Dying Inside from Galaxy, September 1972

Caedmon Robert Silverberg's Dying Inside (1979)

Frank Kelly Freas illustration of Dying Inside

Posted by Jesse Willis

The SFFaudio Podcast #513 – READALONG: Wieland by Charles Brockden Brown

Podcast

The SFFaudio PodcastThe SFFaudio Podcast #513 – Jesse, Paul Weimer, Bryan Alexander, and Evan Lampe talk about Wieland by Charles Brockden Brown.

Talked about on today’s show:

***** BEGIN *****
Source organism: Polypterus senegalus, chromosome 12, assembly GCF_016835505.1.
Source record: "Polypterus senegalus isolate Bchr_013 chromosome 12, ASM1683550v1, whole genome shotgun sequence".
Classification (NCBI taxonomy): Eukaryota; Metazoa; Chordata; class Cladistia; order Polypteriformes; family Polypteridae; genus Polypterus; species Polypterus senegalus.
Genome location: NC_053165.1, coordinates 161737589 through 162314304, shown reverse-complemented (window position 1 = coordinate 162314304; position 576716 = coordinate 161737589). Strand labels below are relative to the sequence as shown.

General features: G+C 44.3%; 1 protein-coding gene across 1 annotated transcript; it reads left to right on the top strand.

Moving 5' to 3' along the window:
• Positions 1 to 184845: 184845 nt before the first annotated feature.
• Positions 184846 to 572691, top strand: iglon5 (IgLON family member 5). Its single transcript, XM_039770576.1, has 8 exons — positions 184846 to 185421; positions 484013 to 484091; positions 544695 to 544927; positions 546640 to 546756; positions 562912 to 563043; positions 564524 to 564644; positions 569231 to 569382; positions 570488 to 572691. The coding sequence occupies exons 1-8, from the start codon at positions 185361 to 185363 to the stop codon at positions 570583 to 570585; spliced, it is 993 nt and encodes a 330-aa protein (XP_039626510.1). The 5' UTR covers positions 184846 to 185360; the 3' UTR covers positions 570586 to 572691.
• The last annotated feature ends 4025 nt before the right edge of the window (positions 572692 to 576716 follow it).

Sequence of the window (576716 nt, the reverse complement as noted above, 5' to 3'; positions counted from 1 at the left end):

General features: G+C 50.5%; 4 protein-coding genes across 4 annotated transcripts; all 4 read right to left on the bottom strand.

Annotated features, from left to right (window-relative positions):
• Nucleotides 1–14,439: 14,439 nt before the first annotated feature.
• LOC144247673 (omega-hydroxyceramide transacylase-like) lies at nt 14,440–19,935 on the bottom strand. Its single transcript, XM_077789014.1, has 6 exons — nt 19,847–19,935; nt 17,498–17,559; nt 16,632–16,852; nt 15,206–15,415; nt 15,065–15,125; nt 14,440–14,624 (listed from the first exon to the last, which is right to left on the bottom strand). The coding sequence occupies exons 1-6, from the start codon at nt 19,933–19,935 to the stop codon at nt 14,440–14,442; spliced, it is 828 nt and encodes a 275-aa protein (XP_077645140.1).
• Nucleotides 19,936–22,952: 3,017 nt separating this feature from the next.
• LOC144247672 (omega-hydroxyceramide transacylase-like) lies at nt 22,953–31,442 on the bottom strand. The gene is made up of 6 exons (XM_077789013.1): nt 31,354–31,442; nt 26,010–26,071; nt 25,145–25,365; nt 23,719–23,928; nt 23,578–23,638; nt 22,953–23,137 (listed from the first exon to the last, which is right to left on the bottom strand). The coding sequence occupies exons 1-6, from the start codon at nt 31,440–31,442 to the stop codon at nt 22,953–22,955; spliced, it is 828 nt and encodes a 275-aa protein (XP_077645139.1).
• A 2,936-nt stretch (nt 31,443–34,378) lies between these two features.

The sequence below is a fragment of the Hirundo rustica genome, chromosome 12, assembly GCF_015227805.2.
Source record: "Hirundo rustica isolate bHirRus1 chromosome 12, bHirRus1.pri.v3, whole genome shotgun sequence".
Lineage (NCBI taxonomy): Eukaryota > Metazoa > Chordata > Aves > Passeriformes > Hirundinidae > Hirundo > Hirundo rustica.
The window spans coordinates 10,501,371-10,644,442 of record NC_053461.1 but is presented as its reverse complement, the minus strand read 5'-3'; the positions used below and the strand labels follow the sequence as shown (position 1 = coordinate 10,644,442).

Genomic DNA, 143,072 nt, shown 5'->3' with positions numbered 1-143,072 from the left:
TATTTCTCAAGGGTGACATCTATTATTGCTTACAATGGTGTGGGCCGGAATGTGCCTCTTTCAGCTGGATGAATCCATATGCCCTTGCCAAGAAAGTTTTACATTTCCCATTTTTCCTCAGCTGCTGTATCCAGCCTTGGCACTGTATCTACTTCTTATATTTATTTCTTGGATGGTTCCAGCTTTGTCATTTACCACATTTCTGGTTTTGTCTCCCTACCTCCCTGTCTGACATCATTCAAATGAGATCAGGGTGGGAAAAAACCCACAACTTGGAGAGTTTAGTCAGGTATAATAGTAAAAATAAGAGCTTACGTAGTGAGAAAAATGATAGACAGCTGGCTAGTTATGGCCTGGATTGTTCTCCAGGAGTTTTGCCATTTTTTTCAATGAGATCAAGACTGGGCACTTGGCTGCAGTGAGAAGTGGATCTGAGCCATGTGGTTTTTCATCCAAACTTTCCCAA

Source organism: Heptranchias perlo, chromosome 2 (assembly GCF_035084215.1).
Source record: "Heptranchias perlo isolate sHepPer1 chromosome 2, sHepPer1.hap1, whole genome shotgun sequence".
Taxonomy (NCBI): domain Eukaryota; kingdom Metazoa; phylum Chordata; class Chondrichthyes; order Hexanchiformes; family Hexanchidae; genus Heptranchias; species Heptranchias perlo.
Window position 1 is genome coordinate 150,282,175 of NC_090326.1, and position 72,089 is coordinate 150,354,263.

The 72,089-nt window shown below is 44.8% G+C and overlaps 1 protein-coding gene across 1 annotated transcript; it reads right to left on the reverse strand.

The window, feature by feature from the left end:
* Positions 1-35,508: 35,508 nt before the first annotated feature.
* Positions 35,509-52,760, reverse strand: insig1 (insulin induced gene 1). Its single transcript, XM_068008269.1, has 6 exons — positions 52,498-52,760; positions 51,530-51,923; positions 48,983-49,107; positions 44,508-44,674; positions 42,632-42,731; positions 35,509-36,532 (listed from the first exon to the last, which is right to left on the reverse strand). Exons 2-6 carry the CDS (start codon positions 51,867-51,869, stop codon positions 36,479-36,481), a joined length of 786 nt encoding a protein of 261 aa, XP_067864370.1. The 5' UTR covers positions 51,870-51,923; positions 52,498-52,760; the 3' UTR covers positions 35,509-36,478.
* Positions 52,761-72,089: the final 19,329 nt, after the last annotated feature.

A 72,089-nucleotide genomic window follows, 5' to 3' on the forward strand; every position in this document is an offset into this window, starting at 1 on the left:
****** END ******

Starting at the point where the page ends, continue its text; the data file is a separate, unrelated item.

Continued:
1798, Wieland: or, The Transformation: An American Tale, first novel, the first author who got paid for a living in the United States, a weird first big novel, a weird country, a founding document is a strange book, Bryan’s thesis, connectivity issues, Bryan’s dissertation, Edgar Huntly, the doppleganger as a motif, the romantic era, British poems, not allowed to include Americans, teaching, the gimmick is sleepwalking, murder, Indian war, Skywalk: The Man Unknown To Himself, talking to Americans, in and out of fashion or focus, prefering the manly nature stuff, freakishly bizarre, Nathaniel Hawthorne, Edgar Allan Poe, Herman Melville, and H.P. Lovecraft, Supernatural Horror In Literature, James Fennimore Cooper, The Last Of The Mohicans, American muscular exceptionalism, written for women, a female protagonist, a horror story, violence against women, murder, Natty Bumppo, waking up in a cave, like Rambo, violent novels, religious violence, nature, nature worship, nature is terrifying, incinerator by divine pyrotechnics, American Writers: 100 Pages At A Time, dense, super-high level vocab, distancing from the events, the whole back half, a very strange recommendation,